The public debate here has been dominated in recent years by the fate of colonial artefacts in UK museums. There has been little mention of the British-founded museums throughout the Empire. Important colonial artefacts are to be found in some UK museums, but they also abound in the museums the British established elsewhere.
In India, in addition to discovering historic sites, as described by Zareer Masani, the British established about a hundred museums. These acted as a focus of research and enabled the Indian people and British residents to better appreciate India’s culture and heritage. The genesis of the museum movement in India can be traced to the founding of the Asiatic Society of Bengal by Sir William Jones in 1784. In 1796 the society founded a small museum to house curiosities collected by members in Calcutta. This moved to bigger premises in 1814 and finally to its present imposing site in 1875.
In 1843, at the request of the Madras Literary Society, the East India Company agreed to establish a Central Museum in Madras, which was opened in 1851. The museums at Lucknow and Nagpur were established in 1863 and the one at Lahore the following year. The celebration of Queen Victoria’s Golden Jubilee in 1887 ushered in a new era of museum building, with new museums in Jaipur, Udaipur, Rajkor, Vijayawada and elsewhere. But the greatest impetus for museum-building was the viceroyalty of Lord Curzon, whose keen interest was matched by the enthusiasm of Sir John Marshall, the Director-General of the Archaeological Survey of India. The museums at Ajmer, Baripada, Chamba, Jodhpur, Gwalior, Bijapur, Khajuraho, and Dacca were established within a space of ten years from 1903, following keen interest shown by the Survey. The museums at Malda, Bijapur, Dhar, Peshwar, Pagan, Mandalay and at the Taj Mahal were established at the insistence of Lord Curzon.
In the early years the museum collections were mainly geological and zoological. However, after the formation of the Archaeological Survey, the place of archaeological items became more prominent. Through the indefatigable efforts of General Cunningham, the museums came to possess the rich archaeological collections on which they pride themselves today. Cunningham presented a large collection of Gupta-period Buddhist images from Sarnath, which now adorn the sculpture gallery of the Indian Museum at Calcutta. He also presented several Gandhara Buddhist sculptures and the magnificent Bharut rail and gateway, which are some of the most valuable treasures in the museum. Similarly, Colonel Colin Mackenzie saved what he could from the Amaravati Stupa, which he discovered in 1797, and portions of the rail and carvings feature among the collection of the Madras Museum.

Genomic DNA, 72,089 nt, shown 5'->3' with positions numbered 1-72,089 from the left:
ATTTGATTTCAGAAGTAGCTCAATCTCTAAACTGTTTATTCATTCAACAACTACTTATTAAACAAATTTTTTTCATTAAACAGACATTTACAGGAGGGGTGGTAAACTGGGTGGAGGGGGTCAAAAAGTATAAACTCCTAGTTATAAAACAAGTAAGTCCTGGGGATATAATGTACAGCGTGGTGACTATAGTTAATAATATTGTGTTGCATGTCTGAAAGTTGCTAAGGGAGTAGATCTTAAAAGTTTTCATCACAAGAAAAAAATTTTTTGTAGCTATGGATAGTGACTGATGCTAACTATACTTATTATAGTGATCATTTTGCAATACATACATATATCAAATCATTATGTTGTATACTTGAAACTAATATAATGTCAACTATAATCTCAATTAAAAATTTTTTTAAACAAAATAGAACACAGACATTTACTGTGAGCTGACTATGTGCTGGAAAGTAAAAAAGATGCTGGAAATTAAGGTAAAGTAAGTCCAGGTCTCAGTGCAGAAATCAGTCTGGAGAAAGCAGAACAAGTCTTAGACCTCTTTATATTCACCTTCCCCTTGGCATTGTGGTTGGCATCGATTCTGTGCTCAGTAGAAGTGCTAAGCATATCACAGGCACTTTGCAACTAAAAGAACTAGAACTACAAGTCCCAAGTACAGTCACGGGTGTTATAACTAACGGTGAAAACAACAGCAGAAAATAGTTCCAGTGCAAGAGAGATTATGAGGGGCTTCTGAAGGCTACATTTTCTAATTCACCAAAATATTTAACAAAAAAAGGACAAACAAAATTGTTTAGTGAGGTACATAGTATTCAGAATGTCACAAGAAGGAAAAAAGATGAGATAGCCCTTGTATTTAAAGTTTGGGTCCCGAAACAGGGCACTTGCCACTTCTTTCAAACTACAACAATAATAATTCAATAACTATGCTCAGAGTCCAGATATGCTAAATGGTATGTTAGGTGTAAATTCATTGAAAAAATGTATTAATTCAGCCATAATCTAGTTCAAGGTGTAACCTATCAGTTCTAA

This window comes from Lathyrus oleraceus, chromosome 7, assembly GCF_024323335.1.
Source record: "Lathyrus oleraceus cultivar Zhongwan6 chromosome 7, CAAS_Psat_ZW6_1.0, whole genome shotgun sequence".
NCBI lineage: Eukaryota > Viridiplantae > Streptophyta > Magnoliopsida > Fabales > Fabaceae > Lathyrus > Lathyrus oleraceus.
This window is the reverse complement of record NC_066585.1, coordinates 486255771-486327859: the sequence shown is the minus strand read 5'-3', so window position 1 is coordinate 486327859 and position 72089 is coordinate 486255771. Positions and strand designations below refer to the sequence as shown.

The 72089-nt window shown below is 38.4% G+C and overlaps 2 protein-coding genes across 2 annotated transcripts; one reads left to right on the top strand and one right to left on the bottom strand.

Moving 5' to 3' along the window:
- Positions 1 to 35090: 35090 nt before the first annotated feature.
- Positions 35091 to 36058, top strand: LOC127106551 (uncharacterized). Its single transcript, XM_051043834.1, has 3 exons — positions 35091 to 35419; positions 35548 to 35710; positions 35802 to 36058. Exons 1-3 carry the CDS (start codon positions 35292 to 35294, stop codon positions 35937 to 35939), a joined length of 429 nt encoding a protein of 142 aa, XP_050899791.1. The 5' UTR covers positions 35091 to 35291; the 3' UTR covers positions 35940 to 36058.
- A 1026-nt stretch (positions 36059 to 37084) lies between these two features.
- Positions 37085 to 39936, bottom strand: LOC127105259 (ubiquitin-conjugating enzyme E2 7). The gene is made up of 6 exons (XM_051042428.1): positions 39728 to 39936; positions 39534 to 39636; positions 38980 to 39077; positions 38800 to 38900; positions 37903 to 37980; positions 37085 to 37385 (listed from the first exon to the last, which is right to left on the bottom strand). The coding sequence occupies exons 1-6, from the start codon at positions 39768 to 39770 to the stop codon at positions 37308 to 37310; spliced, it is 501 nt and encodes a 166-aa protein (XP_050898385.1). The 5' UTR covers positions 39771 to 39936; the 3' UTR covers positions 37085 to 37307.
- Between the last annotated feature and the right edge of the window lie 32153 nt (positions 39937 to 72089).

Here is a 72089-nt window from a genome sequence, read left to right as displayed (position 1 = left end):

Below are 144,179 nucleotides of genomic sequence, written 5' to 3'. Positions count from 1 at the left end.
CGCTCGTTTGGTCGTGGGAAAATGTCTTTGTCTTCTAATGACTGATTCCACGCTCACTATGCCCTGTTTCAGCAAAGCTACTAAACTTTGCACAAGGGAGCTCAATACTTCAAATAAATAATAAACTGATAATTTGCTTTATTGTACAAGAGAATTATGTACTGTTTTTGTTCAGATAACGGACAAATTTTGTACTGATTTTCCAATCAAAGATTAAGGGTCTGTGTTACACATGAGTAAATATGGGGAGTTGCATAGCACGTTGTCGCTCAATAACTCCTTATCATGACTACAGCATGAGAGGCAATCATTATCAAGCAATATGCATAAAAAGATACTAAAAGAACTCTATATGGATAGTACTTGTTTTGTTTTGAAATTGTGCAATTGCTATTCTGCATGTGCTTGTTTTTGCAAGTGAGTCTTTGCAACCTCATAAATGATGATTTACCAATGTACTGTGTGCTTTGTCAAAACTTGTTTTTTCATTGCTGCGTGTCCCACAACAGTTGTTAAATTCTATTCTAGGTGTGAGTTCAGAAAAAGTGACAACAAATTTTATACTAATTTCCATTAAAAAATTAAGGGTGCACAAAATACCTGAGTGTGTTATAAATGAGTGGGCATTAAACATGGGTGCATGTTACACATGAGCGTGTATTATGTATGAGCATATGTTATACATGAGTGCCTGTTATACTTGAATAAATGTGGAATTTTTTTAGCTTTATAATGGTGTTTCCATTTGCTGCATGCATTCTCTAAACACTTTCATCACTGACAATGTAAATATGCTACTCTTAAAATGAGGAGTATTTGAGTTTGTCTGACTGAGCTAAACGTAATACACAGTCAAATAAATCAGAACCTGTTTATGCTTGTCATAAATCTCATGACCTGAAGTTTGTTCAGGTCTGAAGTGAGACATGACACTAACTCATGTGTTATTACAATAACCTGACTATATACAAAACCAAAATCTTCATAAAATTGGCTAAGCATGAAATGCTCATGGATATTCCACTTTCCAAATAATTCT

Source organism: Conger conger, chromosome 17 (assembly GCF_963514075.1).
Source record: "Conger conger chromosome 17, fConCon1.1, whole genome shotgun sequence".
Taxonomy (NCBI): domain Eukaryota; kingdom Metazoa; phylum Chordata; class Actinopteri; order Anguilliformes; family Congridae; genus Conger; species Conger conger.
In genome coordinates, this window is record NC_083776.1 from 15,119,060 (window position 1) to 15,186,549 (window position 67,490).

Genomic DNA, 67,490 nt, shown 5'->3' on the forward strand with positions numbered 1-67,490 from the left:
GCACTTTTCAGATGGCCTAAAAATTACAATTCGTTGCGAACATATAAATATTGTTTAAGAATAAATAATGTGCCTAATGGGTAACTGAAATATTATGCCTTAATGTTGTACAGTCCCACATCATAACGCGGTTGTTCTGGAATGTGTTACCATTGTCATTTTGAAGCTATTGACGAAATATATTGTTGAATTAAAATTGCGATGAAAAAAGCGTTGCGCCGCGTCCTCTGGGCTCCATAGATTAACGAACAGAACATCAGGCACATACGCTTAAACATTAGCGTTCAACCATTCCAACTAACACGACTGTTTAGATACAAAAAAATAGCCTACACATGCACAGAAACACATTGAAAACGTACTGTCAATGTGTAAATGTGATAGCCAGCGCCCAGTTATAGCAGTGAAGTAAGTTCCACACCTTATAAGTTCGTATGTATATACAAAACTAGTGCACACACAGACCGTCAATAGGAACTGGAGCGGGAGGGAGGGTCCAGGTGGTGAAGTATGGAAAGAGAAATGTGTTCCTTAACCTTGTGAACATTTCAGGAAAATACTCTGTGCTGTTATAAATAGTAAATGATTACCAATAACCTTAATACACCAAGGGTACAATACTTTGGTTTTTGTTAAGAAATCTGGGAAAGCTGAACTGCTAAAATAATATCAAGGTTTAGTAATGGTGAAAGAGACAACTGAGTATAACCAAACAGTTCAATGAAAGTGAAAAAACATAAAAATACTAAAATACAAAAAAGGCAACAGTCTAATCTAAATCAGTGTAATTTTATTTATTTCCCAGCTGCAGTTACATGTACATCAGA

Some of the major Buddhist sites have their own museum. The Sanchi museum was built in 1919 and owes its inception to Sir John Marshall. It contains all the antiquities recovered by him at the site and displays all the phases of central Indian history from the time of Ashoka till 1200 AD. The Nalanda Museum was opened in 1917 and contains all the antiquities that could not be preserved in situ. The founding of the Sarnath Museum was also on the initiative of Marshall, who conducted excavations at the site for two seasons. The building was designed by James Ransome and the plan is based on that of an ancient Buddhist monastery (of which Sarnath has yielded many examples), the small cells being replaced by the large halls to house the exhibits. Standing in a well-planned garden and constructed from Chunar stone, the building itself is worthy of both its setting and the treasures it enshrines. These antiquities represent different phases of Indian art spanning some fourteen centuries. These include Mauryan, Sunga, Andhra, Kushana and early Gupta sculptures, including the Ashokan Lion Capital, which is the national emblem of India.
Two of the museums that were opened in the 20th century were the Prince of Wales Museum in Bombay and the National Museum in Delhi. The first was established to mark the tour of India by the Prince of Wales, later George V, in 1905, and the foundation stone was laid by him during his visit. It housed several collections, including those of the Bombay Branch of the Royal Asiatic Society and the Western Circle of the Archaeological Survey: the latter covering the Bombay Presidency, Sind and adjacent States. The first object in its collection was a plaster-cast head of the Buddha sculpted and donated by John Lockwood Kipling (father of Rudyard Kipling). The Prince of Wales Museum was opened in 1922 and the delightful film below was produced as part of its Centenary Celebrations in 2022:
A proposal for a National Museum in Delhi was suggested as early as 1912. In 1936 it formed an item in a 5-year plan for the development of Delhi. A detailed scheme was presented by a committee headed by Sir Maurice Gwyer in 1946 and accepted by the government. The museum was opened formally in 1949. Given Britain’s exemplary record in founding museums in India, it is entirely fitting that one of the last bequests of the Raj to the Indian people was a National Museum in Delhi.
The colonial authorities transformed our understanding of India’s cultural heritage by conducting archaeological surveys, founding learned societies and establishing so many museums. Many of the most important artefacts discovered by the surveys were donated to these museums. These achievements deserve wider recognition.